Tailings disposal is vital with regards to appropriate mining procedures. Without proper disposal of the material that is separated from usable ore, massive harm can occur to the surrounding area. Tailings can be used in paste backfill or sealed up in a variety of ways, but simply leaving them out in the open, or disposing of them casually, can wreak environmental havoc. There are a number of rules and regulations that were put in place to mitigate instances of poor tailings disposal, and the fines levied against companies that ignore these laws can be huge.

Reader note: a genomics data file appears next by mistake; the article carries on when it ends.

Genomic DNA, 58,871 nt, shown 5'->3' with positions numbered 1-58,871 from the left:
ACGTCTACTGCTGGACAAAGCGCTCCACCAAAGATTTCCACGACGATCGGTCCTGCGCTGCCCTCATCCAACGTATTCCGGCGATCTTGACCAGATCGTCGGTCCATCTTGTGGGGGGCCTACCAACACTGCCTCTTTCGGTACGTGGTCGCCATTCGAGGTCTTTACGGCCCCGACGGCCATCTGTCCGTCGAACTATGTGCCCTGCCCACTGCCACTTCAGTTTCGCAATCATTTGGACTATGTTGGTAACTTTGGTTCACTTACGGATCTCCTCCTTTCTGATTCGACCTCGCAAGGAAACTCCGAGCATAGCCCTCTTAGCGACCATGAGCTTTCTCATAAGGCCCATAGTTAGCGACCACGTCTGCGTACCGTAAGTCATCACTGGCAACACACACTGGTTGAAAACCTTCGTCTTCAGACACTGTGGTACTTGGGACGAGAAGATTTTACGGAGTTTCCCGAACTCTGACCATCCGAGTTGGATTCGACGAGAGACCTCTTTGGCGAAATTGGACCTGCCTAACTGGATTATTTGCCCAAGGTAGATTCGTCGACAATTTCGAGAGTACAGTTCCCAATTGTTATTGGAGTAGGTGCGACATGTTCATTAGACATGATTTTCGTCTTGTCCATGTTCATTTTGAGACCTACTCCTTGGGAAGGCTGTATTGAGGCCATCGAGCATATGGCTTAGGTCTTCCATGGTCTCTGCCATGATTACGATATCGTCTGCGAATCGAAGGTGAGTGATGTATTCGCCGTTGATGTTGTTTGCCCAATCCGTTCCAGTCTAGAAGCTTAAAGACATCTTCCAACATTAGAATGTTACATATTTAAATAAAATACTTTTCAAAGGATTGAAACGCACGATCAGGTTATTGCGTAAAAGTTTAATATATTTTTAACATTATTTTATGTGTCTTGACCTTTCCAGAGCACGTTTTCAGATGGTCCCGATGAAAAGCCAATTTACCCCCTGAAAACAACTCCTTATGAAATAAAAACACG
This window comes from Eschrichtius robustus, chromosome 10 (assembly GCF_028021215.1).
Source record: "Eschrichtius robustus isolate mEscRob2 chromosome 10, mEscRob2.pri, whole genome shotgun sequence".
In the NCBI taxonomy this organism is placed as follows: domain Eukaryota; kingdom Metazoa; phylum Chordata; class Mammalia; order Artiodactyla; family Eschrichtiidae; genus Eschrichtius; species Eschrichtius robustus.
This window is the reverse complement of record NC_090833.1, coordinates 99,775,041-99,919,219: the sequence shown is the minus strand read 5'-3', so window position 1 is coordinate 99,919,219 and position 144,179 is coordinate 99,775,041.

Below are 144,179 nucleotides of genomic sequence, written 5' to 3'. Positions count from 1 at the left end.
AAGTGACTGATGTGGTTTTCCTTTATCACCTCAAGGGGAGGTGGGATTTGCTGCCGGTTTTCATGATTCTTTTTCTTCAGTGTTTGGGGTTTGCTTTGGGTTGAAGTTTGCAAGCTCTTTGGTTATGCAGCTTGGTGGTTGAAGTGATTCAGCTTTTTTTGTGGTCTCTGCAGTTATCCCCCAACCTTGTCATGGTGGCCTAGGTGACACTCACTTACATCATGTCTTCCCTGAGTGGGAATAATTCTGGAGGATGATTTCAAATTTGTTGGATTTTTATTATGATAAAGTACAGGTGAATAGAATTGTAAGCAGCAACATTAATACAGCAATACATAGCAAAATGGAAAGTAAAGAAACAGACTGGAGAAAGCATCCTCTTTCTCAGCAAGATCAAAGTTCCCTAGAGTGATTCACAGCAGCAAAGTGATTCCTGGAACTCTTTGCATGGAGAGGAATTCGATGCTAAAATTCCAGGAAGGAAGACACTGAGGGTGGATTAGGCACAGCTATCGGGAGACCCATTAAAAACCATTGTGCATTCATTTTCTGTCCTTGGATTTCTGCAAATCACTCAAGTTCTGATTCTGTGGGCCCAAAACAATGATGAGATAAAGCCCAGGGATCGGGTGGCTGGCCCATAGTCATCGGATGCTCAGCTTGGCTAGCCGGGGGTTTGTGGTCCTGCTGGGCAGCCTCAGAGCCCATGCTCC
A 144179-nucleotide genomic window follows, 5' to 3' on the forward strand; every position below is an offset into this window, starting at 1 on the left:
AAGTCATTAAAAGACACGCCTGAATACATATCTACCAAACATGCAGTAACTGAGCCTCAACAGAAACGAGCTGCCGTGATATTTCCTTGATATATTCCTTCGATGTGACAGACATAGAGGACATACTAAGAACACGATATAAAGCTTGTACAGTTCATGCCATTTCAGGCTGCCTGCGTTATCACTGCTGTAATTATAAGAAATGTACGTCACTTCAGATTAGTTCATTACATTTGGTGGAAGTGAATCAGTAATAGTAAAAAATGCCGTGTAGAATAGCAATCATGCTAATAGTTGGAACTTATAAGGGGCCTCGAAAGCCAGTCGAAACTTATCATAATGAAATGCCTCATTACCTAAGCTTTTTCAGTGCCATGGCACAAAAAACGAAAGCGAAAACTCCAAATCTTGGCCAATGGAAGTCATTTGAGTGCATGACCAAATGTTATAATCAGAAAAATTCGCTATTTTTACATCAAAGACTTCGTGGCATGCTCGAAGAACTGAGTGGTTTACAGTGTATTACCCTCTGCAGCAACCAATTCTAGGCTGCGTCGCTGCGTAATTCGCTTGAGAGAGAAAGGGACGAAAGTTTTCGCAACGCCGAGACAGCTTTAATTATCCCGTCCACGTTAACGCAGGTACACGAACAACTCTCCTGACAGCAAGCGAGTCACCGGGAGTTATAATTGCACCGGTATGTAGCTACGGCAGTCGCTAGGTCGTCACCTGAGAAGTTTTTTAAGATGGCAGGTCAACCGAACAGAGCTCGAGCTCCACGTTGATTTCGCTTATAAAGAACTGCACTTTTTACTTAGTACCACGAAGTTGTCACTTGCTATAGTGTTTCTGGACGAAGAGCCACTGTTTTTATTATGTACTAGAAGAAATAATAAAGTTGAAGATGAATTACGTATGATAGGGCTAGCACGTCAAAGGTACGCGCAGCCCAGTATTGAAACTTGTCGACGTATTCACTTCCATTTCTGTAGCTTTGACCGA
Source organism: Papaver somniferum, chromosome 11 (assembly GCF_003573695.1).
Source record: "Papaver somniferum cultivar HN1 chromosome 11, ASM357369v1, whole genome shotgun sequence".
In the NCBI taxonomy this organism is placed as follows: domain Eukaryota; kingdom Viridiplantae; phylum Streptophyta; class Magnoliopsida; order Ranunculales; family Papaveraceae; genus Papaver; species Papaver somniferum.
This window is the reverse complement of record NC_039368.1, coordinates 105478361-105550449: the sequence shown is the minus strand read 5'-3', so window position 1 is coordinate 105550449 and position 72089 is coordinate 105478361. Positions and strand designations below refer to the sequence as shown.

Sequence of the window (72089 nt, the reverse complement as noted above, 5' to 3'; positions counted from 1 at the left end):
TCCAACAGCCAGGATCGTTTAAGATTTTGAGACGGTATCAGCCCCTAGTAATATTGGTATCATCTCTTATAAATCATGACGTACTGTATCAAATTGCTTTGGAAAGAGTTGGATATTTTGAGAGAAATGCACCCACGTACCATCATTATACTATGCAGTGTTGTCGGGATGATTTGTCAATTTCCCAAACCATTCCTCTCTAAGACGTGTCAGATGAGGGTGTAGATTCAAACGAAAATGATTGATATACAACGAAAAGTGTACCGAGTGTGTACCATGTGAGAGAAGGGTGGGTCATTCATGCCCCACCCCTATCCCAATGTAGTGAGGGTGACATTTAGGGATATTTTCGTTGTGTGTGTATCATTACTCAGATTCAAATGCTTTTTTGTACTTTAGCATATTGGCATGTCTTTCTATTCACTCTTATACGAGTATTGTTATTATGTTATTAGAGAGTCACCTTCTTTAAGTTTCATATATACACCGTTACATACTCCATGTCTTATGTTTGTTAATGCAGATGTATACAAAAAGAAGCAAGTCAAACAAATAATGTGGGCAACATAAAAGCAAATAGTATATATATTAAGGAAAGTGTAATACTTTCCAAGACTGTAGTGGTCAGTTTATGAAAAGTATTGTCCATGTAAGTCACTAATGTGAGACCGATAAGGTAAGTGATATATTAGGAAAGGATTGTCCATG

One of the most famous examples of poor disposal practices, and the resulting expenses, is the case of Reserve Mining Company dumping taconite tailings into Lake Superior. From 1955 to 1980, the company poured their tailings into Lake Superior, at a rate of as much as 67,000 tons per day. In 1969, various environmental groups joined together to take the company to court, and for the next 12 years the company, the groups, and the surrounding community, fought about how best to handle the waste. Eventually, Reserve Mining Company built a $375 million tailings disposal facility some miles from Lake Superior. However, the iron ore waste that was dumped into the body of water from 1955 to 1980, still remains.
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